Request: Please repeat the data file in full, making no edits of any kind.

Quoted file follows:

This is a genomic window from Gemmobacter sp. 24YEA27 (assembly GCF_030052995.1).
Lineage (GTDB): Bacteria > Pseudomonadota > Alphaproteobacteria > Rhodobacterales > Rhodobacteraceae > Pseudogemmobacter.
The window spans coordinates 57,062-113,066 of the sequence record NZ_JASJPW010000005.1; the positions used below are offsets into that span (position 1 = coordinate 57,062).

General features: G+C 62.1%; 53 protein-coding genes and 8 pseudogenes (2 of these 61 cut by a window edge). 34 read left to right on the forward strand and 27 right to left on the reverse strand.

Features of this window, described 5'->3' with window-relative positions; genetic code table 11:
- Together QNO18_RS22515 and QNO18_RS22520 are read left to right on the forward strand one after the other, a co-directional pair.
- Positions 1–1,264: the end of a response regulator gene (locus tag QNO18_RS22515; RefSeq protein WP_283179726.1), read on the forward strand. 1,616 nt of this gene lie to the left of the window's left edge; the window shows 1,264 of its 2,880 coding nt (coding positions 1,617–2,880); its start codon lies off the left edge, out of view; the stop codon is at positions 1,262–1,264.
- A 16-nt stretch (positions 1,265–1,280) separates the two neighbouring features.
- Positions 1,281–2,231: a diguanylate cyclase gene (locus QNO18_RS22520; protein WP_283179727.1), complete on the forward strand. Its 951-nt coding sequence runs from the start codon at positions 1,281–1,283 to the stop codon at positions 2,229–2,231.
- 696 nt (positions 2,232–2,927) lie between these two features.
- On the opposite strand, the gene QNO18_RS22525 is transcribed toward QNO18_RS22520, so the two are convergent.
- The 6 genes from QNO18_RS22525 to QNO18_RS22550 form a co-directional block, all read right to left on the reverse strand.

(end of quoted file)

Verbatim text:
This is a genomic window from Gemmobacter sp. 24YEA27 (assembly GCF_030052995.1).
Lineage (GTDB): Bacteria > Pseudomonadota > Alphaproteobacteria > Rhodobacterales > Rhodobacteraceae > Pseudogemmobacter.
The window spans coordinates 57,062-113,066 of the sequence record NZ_JASJPW010000005.1; the positions used below are offsets into that span (position 1 = coordinate 57,062).

General features: G+C 62.1%; 53 protein-coding genes and 8 pseudogenes (2 of these 61 cut by a window edge). 34 read left to right on the forward strand and 27 right to left on the reverse strand.

Features of this window, described 5'->3' with window-relative positions; genetic code table 11:
- Together QNO18_RS22515 and QNO18_RS22520 are read left to right on the forward strand one after the other, a co-directional pair.
- Positions 1–1,264: the end of a response regulator gene (locus tag QNO18_RS22515; RefSeq protein WP_283179726.1), read on the forward strand. 1,616 nt of this gene lie to the left of the window's left edge; the window shows 1,264 of its 2,880 coding nt (coding positions 1,617–2,880); its start codon lies off the left edge, out of view; the stop codon is at positions 1,262–1,264.
- A 16-nt stretch (positions 1,265–1,280) separates the two neighbouring features.
- Positions 1,281–2,231: a diguanylate cyclase gene (locus QNO18_RS22520; protein WP_283179727.1), complete on the forward strand. Its 951-nt coding sequence runs from the start codon at positions 1,281–1,283 to the stop codon at positions 2,229–2,231.
- 696 nt (positions 2,232–2,927) lie between these two features.
- On the opposite strand, the gene QNO18_RS22525 is transcribed toward QNO18_RS22520, so the two are convergent.
- The 6 genes from QNO18_RS22525 to QNO18_RS22550 form a co-directional block, all read right to left on the reverse strand.